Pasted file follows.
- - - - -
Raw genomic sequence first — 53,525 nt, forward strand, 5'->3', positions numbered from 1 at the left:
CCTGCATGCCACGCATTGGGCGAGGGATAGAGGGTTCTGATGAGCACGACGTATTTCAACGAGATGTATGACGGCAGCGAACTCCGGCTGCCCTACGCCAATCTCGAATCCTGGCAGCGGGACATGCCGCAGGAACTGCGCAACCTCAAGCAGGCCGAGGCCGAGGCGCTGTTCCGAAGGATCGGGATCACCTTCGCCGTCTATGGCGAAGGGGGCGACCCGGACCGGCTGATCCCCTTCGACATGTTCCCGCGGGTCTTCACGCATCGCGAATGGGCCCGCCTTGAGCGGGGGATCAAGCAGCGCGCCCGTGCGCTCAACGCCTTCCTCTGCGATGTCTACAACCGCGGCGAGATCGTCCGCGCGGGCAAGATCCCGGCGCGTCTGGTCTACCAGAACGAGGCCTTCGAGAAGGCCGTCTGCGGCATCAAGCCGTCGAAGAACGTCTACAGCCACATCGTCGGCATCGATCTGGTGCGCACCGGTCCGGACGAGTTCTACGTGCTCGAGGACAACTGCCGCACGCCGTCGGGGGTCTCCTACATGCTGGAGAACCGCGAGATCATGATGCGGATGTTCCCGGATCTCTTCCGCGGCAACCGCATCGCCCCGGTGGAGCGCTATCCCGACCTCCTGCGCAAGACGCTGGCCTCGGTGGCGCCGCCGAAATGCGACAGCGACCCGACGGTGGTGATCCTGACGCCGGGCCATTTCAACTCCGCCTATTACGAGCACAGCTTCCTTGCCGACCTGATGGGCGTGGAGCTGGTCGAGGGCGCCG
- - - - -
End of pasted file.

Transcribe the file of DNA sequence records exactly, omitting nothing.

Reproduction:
Raw genomic sequence first — 53,525 nt, forward strand, 5'->3', positions numbered from 1 at the left:
CCTGCATGCCACGCATTGGGCGAGGGATAGAGGGTTCTGATGAGCACGACGTATTTCAACGAGATGTATGACGGCAGCGAACTCCGGCTGCCCTACGCCAATCTCGAATCCTGGCAGCGGGACATGCCGCAGGAACTGCGCAACCTCAAGCAGGCCGAGGCCGAGGCGCTGTTCCGAAGGATCGGGATCACCTTCGCCGTCTATGGCGAAGGGGGCGACCCGGACCGGCTGATCCCCTTCGACATGTTCCCGCGGGTCTTCACGCATCGCGAATGGGCCCGCCTTGAGCGGGGGATCAAGCAGCGCGCCCGTGCGCTCAACGCCTTCCTCTGCGATGTCTACAACCGCGGCGAGATCGTCCGCGCGGGCAAGATCCCGGCGCGTCTGGTCTACCAGAACGAGGCCTTCGAGAAGGCCGTCTGCGGCATCAAGCCGTCGAAGAACGTCTACAGCCACATCGTCGGCATCGATCTGGTGCGCACCGGTCCGGACGAGTTCTACGTGCTCGAGGACAACTGCCGCACGCCGTCGGGGGTCTCCTACATGCTGGAGAACCGCGAGATCATGATGCGGATGTTCCCGGATCTCTTCCGCGGCAACCGCATCGCCCCGGTGGAGCGCTATCCCGACCTCCTGCGCAAGACGCTGGCCTCGGTGGCGCCGCCGAAATGCGACAGCGACCCGACGGTGGTGATCCTGACGCCGGGCCATTTCAACTCCGCCTATTACGAGCACAGCTTCCTTGCCGACCTGATGGGCGTGGAGCTGGTCGAGGGCGCCG